OBJECTIVE. We investigated motor control and muscle activation when reaching for and grasping objects with a reacher compared with the unaided hand.

METHOD. In a repeated-measures counterbalanced design, 41 healthy participants with no previous experience using a reacher were randomly assigned to a sequence of four conditions. Movements of the wrist and fingers were recorded using a three-dimensional Qualisys camera system for assessing reach and grasp. Muscle activations from finger and arm flexors and extensors were recorded by surface electromyography.

RESULTS. Participants exhibited a smaller grasp aperture, longer reaching time, and more muscle activity when they used a reacher.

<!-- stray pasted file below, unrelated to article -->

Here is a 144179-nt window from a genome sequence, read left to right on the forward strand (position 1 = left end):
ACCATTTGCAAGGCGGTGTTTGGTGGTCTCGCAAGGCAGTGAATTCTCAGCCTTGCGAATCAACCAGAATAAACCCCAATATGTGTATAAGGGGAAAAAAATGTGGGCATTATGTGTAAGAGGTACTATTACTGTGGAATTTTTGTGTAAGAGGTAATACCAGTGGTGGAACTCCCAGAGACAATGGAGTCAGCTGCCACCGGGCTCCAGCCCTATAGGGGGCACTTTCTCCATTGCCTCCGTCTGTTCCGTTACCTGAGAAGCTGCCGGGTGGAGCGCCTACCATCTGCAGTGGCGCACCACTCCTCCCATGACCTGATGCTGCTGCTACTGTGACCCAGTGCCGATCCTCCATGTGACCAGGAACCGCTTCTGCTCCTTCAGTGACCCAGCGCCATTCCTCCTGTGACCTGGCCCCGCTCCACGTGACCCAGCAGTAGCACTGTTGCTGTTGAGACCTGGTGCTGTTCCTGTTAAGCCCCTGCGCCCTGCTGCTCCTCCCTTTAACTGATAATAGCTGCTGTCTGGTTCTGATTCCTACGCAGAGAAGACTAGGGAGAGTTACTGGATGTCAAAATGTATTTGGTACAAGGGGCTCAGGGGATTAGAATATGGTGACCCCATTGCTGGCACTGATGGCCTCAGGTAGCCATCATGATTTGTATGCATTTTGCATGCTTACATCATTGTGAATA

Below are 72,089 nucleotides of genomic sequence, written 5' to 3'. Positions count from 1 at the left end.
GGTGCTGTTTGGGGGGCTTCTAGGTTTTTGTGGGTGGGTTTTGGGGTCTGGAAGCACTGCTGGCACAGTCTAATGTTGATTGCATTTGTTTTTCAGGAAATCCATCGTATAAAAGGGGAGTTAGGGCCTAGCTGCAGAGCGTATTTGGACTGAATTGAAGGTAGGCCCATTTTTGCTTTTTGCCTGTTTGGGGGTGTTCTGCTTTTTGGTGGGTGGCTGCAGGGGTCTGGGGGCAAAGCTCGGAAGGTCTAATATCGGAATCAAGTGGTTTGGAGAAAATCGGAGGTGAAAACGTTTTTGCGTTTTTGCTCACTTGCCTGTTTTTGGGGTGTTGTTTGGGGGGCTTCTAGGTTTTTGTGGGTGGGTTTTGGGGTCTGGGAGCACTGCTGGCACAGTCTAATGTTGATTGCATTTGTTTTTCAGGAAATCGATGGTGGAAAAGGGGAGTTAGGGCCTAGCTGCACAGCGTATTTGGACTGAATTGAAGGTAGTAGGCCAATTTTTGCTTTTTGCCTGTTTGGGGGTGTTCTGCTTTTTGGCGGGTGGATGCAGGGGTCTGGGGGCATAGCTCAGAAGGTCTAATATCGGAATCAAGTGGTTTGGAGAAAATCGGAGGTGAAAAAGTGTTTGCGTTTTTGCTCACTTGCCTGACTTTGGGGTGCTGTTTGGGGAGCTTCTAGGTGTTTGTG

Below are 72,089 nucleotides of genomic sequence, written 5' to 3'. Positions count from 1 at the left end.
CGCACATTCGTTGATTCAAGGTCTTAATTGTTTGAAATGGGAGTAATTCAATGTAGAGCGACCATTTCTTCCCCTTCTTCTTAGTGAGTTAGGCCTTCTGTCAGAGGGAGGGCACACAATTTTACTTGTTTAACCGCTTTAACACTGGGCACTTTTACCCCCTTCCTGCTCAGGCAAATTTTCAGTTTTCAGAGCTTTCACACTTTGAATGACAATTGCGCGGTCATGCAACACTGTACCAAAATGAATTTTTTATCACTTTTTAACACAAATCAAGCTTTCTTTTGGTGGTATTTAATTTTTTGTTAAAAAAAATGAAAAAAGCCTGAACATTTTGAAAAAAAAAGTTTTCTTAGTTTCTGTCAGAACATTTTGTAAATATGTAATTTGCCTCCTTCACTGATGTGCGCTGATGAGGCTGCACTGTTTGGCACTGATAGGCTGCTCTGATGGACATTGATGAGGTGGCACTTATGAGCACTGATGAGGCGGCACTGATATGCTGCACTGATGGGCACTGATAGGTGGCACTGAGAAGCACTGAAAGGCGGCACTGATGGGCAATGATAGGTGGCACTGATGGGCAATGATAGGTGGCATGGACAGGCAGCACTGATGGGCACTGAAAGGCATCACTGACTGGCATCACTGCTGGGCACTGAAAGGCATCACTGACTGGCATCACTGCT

CONCLUSION. Efficient motor control, which requires both time and practice, is needed to successfully use a reacher. Clients presented with reachers without sufficient time to develop motor skills unique to reacher use may be more likely to abandon this assistive device and fail to benefit from its function.

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